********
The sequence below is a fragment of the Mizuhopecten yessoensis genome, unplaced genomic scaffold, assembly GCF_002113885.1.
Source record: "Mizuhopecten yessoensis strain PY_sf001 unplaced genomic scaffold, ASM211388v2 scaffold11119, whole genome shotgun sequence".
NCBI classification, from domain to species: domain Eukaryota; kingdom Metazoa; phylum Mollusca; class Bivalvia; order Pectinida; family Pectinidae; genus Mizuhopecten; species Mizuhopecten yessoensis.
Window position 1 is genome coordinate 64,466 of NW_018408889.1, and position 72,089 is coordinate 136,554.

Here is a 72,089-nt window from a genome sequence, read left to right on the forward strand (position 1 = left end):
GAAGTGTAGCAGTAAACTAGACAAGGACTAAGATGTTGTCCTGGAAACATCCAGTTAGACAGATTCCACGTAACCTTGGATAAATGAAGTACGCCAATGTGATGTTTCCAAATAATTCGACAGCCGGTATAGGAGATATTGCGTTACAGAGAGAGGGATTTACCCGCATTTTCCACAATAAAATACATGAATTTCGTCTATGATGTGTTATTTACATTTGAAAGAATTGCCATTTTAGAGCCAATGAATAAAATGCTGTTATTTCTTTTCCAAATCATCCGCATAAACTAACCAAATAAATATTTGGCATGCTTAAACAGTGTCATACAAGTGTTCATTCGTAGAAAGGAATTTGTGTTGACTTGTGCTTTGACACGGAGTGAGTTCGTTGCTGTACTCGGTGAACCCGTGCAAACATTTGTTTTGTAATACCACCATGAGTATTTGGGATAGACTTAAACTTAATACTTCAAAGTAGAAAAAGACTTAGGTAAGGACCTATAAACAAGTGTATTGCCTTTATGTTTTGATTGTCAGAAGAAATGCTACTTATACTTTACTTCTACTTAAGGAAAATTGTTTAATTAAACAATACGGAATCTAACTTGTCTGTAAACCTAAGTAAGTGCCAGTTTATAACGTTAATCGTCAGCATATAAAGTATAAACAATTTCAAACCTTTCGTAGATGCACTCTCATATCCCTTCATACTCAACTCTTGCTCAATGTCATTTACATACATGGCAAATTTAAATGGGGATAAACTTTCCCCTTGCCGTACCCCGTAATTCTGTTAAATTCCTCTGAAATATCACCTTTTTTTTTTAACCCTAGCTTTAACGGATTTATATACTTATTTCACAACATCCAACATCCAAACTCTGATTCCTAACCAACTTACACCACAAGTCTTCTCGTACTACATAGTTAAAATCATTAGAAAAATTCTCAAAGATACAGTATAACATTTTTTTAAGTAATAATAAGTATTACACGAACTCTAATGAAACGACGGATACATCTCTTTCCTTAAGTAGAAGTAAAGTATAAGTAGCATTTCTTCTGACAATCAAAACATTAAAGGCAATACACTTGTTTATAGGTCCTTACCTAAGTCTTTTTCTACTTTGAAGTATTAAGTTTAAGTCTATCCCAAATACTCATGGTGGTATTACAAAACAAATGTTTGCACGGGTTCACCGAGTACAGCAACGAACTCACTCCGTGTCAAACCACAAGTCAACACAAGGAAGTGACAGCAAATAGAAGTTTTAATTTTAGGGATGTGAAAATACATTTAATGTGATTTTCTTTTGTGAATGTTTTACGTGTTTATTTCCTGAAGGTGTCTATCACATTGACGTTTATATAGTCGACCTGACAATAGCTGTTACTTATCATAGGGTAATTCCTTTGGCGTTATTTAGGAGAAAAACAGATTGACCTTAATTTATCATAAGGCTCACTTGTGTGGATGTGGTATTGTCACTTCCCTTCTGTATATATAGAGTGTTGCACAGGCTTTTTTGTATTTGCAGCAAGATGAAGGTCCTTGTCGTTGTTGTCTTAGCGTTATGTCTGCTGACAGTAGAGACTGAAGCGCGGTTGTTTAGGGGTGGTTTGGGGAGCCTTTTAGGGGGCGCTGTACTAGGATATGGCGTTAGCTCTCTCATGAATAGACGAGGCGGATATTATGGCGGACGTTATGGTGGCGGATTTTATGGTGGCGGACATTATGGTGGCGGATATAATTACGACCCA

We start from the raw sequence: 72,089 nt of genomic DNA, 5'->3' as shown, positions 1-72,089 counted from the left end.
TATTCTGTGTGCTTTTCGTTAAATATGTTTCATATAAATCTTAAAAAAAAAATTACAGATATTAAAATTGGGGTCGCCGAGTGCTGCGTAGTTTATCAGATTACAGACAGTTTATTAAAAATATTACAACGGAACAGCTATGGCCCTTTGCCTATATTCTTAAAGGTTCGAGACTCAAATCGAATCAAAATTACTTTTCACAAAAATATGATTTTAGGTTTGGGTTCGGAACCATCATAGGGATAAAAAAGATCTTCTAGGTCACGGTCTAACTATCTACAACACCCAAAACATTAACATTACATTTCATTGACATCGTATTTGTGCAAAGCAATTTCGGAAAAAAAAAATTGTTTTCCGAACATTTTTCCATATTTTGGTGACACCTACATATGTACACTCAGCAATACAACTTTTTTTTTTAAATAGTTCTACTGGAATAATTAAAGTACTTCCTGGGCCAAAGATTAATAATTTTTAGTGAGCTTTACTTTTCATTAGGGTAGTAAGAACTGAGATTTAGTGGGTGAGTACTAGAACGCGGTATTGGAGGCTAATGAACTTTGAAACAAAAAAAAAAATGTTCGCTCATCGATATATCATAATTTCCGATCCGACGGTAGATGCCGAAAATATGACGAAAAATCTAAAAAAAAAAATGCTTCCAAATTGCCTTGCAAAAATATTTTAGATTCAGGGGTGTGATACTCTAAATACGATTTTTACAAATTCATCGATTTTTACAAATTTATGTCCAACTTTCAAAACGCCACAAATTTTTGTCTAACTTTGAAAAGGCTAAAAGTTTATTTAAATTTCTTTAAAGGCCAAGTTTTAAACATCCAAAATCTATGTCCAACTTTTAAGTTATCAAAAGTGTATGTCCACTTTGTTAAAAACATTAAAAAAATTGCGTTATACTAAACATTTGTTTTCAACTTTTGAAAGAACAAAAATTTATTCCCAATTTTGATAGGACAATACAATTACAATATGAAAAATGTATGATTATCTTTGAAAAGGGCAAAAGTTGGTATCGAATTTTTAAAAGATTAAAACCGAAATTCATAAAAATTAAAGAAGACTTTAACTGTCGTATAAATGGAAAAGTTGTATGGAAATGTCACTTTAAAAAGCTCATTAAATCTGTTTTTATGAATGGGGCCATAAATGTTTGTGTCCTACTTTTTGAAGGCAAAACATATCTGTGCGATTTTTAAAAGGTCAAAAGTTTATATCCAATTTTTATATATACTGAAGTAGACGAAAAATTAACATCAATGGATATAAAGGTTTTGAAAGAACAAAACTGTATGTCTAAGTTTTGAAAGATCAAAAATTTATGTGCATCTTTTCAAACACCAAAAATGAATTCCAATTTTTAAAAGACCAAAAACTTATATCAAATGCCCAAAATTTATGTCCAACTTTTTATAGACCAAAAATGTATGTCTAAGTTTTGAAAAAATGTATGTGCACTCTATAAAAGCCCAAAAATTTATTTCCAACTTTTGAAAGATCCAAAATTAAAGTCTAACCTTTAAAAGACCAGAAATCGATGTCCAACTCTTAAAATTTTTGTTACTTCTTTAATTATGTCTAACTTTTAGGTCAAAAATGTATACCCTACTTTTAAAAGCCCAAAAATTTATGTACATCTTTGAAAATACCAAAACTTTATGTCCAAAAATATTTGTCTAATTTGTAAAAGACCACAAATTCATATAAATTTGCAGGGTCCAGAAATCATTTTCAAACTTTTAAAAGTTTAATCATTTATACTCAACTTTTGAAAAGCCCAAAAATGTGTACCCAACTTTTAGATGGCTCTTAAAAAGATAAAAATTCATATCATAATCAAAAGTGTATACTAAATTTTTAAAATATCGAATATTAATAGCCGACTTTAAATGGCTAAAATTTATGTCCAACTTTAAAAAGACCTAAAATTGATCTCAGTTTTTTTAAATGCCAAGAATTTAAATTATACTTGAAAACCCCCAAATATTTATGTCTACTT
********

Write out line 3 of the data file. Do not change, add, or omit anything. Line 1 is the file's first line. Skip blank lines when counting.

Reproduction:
NCBI classification, from domain to species: domain Eukaryota; kingdom Metazoa; phylum Mollusca; class Bivalvia; order Pectinida; family Pectinidae; genus Mizuhopecten; species Mizuhopecten yessoensis.